Forbes published an article today entitled “Early Bedtime May Help Stave Off Teen Depression.”
It discusses recent research on teens and sleep by James Gangwisch of Columbia University Medical Center.
The study found that “Teens whose parents insist on 10 p.m. or sooner for lights out were 25 percent less likely to be depressed and 20 percent less likely to have suicidal thoughts, compared with kids who hit the sack at midnight or later.”
The National Sleep Foundation (NSF) has a fact sheet about teens and sleep on their website. They suggest that “Teens need about 9 1/4 hours of sleep each night to function best (for some, 8 1/2 hours is enough). Most teens do not get enough sleep — one study found that only 15% reported sleeping 8 1/2 hours on school nights.”
The NSF conducted a poll in 2006 and found that “73% of those adolescents who report feeling unhappy, sad, or depressed also report not getting enough sleep at night and being excessively sleepy during the day.”
The NSF also finds that sleep and depression have a reciprocal relationship. “Research shows that lack of sleep affects mood, and a depressed mood can lead to lack of sleep. To combat this vicious cycle, sleep experts recommend that teens prioritize sleep and focus on healthy sleep habits. Teens can start by getting the 8.5 to 9.25 hours of sleep they need each night, keeping consistent sleep and wake schedules on school nights and weekends, and opting for relaxing activities such as reading or taking a warm shower or bath before bed instead of turning on the TV or computer.”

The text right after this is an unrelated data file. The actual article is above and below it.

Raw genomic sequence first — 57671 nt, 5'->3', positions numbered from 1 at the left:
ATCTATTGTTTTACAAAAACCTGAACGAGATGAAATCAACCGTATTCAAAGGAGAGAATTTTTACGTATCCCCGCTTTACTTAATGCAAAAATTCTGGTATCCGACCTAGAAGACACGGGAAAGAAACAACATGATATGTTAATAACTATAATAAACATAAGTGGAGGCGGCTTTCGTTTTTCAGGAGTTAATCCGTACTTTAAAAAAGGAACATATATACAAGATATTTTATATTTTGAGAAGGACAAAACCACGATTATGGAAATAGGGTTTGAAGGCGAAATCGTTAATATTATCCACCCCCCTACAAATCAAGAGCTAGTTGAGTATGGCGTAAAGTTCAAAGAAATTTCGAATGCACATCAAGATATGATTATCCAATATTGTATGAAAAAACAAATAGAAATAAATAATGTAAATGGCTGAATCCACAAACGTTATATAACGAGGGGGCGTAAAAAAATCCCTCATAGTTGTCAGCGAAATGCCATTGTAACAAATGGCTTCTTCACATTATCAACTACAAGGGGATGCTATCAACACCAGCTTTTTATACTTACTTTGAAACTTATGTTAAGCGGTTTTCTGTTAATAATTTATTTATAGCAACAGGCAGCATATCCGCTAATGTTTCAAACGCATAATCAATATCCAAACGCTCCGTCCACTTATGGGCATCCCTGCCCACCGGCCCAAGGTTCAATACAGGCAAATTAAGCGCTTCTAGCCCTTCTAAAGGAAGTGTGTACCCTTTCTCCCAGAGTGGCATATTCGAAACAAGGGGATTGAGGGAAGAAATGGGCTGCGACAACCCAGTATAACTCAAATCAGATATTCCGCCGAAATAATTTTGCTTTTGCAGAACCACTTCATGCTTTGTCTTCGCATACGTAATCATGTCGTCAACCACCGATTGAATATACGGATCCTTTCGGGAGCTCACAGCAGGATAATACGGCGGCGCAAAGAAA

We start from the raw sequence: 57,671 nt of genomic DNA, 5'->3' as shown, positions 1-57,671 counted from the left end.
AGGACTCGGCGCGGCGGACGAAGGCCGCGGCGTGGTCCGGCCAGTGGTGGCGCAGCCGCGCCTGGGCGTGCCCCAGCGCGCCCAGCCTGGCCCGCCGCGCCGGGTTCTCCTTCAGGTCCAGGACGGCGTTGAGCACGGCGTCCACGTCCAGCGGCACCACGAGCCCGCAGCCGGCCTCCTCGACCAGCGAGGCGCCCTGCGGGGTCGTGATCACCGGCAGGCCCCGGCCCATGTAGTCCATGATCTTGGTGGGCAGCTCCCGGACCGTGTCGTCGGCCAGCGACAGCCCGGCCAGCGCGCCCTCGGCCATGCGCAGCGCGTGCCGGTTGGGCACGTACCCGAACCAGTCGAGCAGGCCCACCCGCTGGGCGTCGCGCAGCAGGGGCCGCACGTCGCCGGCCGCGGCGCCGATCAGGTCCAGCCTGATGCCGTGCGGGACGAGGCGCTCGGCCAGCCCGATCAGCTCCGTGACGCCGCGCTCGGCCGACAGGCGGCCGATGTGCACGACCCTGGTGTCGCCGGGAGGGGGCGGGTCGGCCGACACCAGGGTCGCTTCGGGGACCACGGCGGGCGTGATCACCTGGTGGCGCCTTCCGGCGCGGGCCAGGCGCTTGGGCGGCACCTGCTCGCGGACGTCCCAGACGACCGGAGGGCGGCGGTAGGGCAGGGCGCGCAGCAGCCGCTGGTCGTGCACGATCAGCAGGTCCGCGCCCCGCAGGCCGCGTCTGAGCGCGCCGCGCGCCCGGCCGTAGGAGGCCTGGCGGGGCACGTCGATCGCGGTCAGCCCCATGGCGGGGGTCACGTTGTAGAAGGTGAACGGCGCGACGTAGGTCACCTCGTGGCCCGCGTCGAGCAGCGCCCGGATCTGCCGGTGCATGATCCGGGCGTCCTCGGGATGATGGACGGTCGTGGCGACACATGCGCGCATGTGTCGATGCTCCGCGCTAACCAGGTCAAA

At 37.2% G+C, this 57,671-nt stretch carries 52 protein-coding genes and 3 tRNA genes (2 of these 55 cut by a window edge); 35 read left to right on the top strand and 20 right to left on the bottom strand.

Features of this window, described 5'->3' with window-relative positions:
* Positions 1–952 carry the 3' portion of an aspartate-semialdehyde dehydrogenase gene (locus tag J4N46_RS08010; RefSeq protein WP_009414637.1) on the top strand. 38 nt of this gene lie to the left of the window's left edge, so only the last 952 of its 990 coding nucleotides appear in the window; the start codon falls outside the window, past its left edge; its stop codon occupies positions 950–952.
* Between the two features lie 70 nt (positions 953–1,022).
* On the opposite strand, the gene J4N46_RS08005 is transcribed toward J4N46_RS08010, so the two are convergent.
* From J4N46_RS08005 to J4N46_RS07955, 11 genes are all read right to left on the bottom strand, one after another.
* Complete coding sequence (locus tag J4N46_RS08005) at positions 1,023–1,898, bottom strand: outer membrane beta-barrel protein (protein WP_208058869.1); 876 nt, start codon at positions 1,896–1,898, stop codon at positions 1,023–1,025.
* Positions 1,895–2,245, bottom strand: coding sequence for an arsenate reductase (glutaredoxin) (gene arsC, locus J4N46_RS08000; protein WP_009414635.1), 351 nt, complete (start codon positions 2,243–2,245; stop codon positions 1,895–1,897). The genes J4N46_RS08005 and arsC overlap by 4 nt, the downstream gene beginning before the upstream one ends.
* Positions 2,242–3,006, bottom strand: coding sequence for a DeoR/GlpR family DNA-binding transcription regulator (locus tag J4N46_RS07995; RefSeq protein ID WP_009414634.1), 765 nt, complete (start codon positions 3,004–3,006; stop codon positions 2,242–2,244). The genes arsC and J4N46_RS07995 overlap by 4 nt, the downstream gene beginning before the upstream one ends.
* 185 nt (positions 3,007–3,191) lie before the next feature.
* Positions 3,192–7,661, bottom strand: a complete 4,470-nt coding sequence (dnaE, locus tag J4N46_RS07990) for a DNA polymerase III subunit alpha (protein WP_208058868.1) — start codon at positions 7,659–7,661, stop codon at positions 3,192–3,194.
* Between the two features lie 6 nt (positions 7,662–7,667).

The article also has an extensive list of pointers to help improve sleep hygiene.
On another front, Science Daily highlights another study today. Their article has a self-explanatory title: Insomnia With Objective Short Sleep Duration In Men Is Associated With Increased Mortality.
They write that “men with insomnia and sleep duration of six or fewer hours of nightly sleep are at an increased risk for mortality…men with insomnia and less than six hours of nightly sleep were at highest risk of mortality.”
This is based on a study conducted in Pennsylvania over the course of fourteen years.
So ask the teens and men in your life: “Got Sleep?”